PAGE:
FIGURE 2-1 Infant mortality rates in 17 peer countries, 2005-2009.
NOTE: Rates averaged over 2005-2009.
SOURCE: Data from OECD (2012c).
Infancy and Early Childhood: Ages 0-4
Infant mortality rates in the United States have been stagnant in the past decade and are now higher than in most high-income countries (Congressional Budget Office, 1992; MacDorman and Mathews, 2009; OECD, 2011b). From 2005-2009, the United States had the highest infant mortality rate (6.7 per 1,000 live births) of the 17 peer countries and the 31st highest in the OECD (OECD, 2011b) (see Figure 2-1).7 The U.S. ranking on birth outcomes—including stillbirths, infant mortality, and low birth weight—can be seen in Table 2-1. Across these indicators, the United States has the lowest composite rank. The U.S. rate for stillbirths and perinatal mortality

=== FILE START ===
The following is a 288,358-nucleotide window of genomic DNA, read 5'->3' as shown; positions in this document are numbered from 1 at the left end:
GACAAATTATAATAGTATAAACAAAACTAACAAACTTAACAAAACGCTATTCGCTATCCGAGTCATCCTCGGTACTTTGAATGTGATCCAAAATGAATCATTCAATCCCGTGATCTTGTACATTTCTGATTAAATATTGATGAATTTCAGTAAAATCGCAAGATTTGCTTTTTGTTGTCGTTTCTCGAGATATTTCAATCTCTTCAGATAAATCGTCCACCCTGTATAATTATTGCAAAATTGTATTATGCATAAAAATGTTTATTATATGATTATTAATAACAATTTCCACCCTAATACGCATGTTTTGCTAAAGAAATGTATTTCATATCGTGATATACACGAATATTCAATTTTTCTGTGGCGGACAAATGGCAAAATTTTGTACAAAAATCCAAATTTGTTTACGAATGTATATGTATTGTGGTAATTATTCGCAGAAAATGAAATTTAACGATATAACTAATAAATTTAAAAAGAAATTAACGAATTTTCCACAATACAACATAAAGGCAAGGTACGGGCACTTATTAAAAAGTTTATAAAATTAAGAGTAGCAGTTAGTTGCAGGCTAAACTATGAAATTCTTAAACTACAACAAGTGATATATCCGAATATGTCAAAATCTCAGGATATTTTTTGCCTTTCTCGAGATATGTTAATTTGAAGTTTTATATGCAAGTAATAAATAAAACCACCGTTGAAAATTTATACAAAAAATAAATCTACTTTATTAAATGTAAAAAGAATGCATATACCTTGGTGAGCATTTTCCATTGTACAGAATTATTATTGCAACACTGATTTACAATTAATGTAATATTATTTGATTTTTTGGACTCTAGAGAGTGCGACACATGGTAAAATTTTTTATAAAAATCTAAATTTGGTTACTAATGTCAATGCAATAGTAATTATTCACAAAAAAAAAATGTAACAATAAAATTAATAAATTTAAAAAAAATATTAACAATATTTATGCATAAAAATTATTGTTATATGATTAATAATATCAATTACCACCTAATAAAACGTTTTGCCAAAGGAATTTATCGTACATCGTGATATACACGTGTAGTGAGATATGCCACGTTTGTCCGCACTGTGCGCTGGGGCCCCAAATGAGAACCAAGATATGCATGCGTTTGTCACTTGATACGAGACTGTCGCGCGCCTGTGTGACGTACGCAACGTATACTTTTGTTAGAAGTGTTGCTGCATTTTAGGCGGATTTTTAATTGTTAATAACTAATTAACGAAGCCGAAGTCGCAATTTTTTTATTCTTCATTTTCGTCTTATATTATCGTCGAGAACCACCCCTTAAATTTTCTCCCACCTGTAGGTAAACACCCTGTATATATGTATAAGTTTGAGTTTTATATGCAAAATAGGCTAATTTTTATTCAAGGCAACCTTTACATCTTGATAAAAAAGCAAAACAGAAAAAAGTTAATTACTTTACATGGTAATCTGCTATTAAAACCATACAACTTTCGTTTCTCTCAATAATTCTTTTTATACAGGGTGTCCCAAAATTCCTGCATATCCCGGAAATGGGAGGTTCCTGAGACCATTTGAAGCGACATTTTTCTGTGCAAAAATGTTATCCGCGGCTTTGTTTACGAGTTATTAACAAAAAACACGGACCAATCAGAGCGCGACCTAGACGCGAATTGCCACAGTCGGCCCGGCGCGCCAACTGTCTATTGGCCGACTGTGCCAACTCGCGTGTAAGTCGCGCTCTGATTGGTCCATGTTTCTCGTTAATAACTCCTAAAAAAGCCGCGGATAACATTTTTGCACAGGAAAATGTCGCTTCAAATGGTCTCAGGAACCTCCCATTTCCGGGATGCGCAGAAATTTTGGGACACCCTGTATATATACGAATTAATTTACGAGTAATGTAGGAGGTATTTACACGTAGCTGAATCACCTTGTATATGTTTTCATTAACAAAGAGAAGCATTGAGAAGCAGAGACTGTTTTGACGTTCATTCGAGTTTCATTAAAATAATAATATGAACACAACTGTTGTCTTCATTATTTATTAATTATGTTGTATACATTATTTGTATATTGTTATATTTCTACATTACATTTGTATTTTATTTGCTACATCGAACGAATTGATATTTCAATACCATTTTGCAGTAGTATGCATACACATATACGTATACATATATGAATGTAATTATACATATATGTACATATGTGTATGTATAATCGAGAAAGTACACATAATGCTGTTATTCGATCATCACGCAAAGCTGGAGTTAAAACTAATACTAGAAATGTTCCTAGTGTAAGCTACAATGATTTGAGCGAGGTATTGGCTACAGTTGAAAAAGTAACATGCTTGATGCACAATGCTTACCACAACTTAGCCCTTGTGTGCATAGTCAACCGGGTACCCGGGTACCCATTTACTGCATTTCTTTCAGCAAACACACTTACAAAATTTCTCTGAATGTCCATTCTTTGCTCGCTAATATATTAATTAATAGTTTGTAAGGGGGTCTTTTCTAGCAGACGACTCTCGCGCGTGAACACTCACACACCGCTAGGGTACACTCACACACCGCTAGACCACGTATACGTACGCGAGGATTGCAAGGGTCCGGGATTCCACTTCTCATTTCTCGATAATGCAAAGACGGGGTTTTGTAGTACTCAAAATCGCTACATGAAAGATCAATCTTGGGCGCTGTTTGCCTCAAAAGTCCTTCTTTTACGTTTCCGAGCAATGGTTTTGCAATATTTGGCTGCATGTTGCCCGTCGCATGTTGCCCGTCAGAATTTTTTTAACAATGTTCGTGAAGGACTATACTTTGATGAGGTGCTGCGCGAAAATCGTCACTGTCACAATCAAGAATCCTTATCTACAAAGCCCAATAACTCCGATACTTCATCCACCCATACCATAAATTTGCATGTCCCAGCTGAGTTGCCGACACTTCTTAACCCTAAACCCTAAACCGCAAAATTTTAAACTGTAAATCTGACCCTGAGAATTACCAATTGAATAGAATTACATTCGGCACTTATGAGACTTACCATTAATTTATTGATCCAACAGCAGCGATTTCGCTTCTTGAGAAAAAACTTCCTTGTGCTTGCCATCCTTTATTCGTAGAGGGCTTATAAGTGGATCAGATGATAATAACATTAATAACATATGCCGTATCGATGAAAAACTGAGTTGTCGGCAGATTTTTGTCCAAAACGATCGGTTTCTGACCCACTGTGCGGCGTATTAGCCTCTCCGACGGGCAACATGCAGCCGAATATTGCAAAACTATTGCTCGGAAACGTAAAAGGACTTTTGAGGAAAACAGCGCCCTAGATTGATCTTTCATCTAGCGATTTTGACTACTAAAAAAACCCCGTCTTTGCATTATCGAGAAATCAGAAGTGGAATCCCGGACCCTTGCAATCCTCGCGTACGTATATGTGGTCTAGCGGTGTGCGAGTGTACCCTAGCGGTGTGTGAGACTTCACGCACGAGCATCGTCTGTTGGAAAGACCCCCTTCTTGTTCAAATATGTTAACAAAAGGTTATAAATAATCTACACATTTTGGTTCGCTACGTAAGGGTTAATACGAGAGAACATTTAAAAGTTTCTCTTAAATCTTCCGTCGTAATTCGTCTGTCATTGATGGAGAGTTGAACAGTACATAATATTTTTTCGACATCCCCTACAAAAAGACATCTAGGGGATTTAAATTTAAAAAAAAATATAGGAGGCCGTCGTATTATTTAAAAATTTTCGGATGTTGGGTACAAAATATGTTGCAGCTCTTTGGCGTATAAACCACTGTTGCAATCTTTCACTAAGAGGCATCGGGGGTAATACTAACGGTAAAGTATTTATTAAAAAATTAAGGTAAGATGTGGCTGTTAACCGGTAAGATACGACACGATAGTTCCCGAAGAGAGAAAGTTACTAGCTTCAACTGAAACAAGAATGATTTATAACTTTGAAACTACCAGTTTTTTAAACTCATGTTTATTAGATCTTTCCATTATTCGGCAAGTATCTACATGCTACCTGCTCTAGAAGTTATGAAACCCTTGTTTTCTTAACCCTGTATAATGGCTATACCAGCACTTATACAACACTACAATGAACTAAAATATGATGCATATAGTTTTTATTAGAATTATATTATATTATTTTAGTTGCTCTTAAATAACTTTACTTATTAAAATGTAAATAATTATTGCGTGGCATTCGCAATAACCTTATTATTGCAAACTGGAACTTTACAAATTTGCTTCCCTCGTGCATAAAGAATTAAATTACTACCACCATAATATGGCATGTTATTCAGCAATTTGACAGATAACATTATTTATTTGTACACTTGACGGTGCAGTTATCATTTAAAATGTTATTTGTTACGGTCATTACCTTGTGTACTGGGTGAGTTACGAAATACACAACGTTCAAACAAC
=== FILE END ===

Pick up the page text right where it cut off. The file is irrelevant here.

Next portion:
7Among 40 OECD countries in 2009, the only countries with a higher infant mortality rate than the United States were Brazil, Chile, China, India, Indonesia, Mexico, the Russian Federation, South Africa, and Turkey (OECD, 2011b). Cross-national variation in infant mortality rates is partly affected by differences in how countries register preterm births. In the United States, Canada, and Nordic countries, preterm neonates who often have low probabilities of survival are registered as live births, thereby increasing the mortality rate relative to countries that do not include preterm neonates among live births.